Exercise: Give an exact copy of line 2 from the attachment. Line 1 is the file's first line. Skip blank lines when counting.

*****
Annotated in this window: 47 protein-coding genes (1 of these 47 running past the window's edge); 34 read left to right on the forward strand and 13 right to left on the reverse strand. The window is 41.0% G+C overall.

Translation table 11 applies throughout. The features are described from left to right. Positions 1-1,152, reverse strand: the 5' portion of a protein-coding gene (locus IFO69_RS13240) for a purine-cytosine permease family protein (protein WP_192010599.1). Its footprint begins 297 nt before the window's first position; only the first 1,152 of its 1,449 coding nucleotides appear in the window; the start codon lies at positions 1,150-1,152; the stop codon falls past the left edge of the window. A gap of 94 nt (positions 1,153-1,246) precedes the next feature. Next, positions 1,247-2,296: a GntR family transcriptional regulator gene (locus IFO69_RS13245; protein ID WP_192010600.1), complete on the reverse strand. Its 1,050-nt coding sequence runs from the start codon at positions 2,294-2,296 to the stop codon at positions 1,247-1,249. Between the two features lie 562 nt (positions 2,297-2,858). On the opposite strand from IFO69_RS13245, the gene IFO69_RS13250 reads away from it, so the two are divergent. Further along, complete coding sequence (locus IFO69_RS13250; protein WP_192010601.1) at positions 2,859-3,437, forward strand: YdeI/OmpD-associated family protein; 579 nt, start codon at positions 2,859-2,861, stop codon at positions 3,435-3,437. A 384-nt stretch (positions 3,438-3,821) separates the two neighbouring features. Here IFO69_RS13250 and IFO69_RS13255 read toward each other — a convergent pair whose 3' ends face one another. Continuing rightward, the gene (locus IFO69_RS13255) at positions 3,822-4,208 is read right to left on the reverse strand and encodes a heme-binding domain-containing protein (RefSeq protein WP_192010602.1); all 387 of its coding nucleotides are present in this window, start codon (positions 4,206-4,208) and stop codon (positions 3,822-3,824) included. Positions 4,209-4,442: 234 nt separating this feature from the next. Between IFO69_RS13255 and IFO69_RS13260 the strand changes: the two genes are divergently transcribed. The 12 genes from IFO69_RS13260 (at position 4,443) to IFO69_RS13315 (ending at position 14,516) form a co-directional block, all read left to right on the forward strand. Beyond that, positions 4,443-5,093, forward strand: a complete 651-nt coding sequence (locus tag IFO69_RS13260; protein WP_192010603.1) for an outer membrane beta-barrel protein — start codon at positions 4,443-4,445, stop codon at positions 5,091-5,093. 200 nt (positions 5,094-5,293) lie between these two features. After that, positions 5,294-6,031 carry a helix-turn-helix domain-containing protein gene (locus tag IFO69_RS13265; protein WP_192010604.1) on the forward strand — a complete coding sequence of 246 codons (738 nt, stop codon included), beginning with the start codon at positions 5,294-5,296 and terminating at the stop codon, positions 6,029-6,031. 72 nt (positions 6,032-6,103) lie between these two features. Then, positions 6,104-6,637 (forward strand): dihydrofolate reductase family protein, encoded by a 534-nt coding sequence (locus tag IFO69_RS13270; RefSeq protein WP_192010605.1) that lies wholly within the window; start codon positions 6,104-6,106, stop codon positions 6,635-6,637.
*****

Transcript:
Translation table 11 applies throughout. The features are described from left to right. Positions 1-1,152, reverse strand: the 5' portion of a protein-coding gene (locus IFO69_RS13240) for a purine-cytosine permease family protein (protein WP_192010599.1). Its footprint begins 297 nt before the window's first position; only the first 1,152 of its 1,449 coding nucleotides appear in the window; the start codon lies at positions 1,150-1,152; the stop codon falls past the left edge of the window. A gap of 94 nt (positions 1,153-1,246) precedes the next feature. Next, positions 1,247-2,296: a GntR family transcriptional regulator gene (locus IFO69_RS13245; protein ID WP_192010600.1), complete on the reverse strand. Its 1,050-nt coding sequence runs from the start codon at positions 2,294-2,296 to the stop codon at positions 1,247-1,249. Between the two features lie 562 nt (positions 2,297-2,858). On the opposite strand from IFO69_RS13245, the gene IFO69_RS13250 reads away from it, so the two are divergent. Further along, complete coding sequence (locus IFO69_RS13250; protein WP_192010601.1) at positions 2,859-3,437, forward strand: YdeI/OmpD-associated family protein; 579 nt, start codon at positions 2,859-2,861, stop codon at positions 3,435-3,437. A 384-nt stretch (positions 3,438-3,821) separates the two neighbouring features. Here IFO69_RS13250 and IFO69_RS13255 read toward each other — a convergent pair whose 3' ends face one another. Continuing rightward, the gene (locus IFO69_RS13255) at positions 3,822-4,208 is read right to left on the reverse strand and encodes a heme-binding domain-containing protein (RefSeq protein WP_192010602.1); all 387 of its coding nucleotides are present in this window, start codon (positions 4,206-4,208) and stop codon (positions 3,822-3,824) included. Positions 4,209-4,442: 234 nt separating this feature from the next. Between IFO69_RS13255 and IFO69_RS13260 the strand changes: the two genes are divergently transcribed. The 12 genes from IFO69_RS13260 (at position 4,443) to IFO69_RS13315 (ending at position 14,516) form a co-directional block, all read left to right on the forward strand. Beyond that, positions 4,443-5,093, forward strand: a complete 651-nt coding sequence (locus tag IFO69_RS13260; protein WP_192010603.1) for an outer membrane beta-barrel protein — start codon at positions 4,443-4,445, stop codon at positions 5,091-5,093. 200 nt (positions 5,094-5,293) lie between these two features. After that, positions 5,294-6,031 carry a helix-turn-helix domain-containing protein gene (locus tag IFO69_RS13265; protein WP_192010604.1) on the forward strand — a complete coding sequence of 246 codons (738 nt, stop codon included), beginning with the start codon at positions 5,294-5,296 and terminating at the stop codon, positions 6,029-6,031. 72 nt (positions 6,032-6,103) lie between these two features. Then, positions 6,104-6,637 (forward strand): dihydrofolate reductase family protein, encoded by a 534-nt coding sequence (locus tag IFO69_RS13270; RefSeq protein WP_192010605.1) that lies wholly within the window; start codon positions 6,104-6,106, stop codon positions 6,635-6,637.